A bouquet of flowers was placed the front steps of the 3,100-square-foot home, which was built in 2006 and purchased for $759,700, according to state property records.
Bill Harrison, who worked with Lane at Lee & Associates in Columbia, said he believed Lane and his daughter were "very close."
"He would help her with her homework, he would take her hiking. I never heard him say a bad word about the child," Harrison said. "He never shared with me anything that would have led to me believe that such violence could've happened."
Lane had joint custody of Arnold with her mother, an arrangement worked out in court in 2009, records show. Harrison said Arnold would live with Lane during the week, and stay with her mother on weekends. Harrison also said that Lane was engaged to be married and that he owned the home with his fiancee.
A woman at the home Friday declined to comment, asking for privacy.
Howard County Council member Courtney Watson said Lane was "very well-known and very well-respected," and was a friend to "many, many people in the Howard County community."
"It's going to take some time to make sense of it, if one can make sense of it," she said.
David Bittner, who produces the "And Then There's That ..." podcast, said he was packing up to record one at the Mall in Columbia on Friday when Lane's co-host, Paul Skalny, called him with the news. Lane and Skalny had been co-hosting the podcast every other Friday for nearly four years.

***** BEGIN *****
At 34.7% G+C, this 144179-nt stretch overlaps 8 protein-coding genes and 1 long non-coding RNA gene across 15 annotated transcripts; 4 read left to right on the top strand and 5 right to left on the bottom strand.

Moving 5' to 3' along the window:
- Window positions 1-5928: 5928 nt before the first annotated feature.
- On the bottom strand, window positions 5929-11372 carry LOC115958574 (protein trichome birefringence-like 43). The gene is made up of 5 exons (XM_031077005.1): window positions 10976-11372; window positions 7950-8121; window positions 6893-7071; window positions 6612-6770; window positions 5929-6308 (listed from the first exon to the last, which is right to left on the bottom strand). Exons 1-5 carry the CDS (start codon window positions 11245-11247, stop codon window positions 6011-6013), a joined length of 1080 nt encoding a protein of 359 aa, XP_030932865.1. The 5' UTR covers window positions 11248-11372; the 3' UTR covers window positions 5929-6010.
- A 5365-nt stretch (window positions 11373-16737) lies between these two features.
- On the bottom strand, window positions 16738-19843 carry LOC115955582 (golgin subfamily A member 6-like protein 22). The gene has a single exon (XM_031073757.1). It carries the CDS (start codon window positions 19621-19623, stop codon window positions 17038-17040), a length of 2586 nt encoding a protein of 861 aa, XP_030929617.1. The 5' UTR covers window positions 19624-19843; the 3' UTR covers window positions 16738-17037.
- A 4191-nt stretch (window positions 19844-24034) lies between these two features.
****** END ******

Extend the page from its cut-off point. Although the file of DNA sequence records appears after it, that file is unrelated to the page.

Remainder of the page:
"We are all just so sad that, just so sad that he's gone. I can't believe it," Bittner said.
Skalny remembered his friend as someone with an infectious personality.
"He's one of those people that lights up a room," Skalny said. "You meet him, and you feel like he cares about you and what you have to say. On the other hand, he wasn't swayed by what other people thought of him. He had tremendous convictions and wasn't scared of what other people may say about him. He went with his gut and what he thought was right."
Jessie Newburn, founder of the blogging community HoCoBlogs, said Lane's death meant "the passing of a really important, iconic person in our community." Newburn started the online community in 2008, and Lane was one of the first dozen or so bloggers, she said. Now, the community has about 350 members.
"As a blogger and a person, Dennis found this magical balance beam to walk," said Newburn, who has known Lane for more than 20 years. "He was concurrently on the inner circles of institutional knowledge and people trusted him. He also lived his life and wrote his blog the way he wanted to."
A disclaimer at the bottom of Lane's blog explained his approach: "If the content presented here offends you in some way you are probably taking yourself too seriously. If it is journalism that you are looking for, buy a newspaper."
Newburn said she was "always in awe" of Lane's tenacity.
"He had people he didn't care for, and people who didn't care for him, but he made no bones about it," she said. "He was very fair and willing to admit when he was wrong. He was a model in the blogging community. There's no one like him in terms of what he did."
Horizon Foundation spokesman Ian Kennedy, a former blogger, said Lane went with his gut but could admit when he was wrong. Kennedy and Lane became friends, frequently having lunch together and bonding over common interests, like their dogs. Lane's death, Kennedy said, hasn't sunk in.
"He was our storyteller," Kennedy said. "He knew Howard County's history and he was involved in its present. This is a huge loss."
A photograph that appeared on the front page of Saturday’s print editions of The Baltimore Sun was not of Dennis Lane, the Ellicott City blogger who was found killed in his home on Friday. A correct photo appears with the online article.
Sun reporters Jessica Anderson, Ian Duncan and Pamela Wood contributed to this article.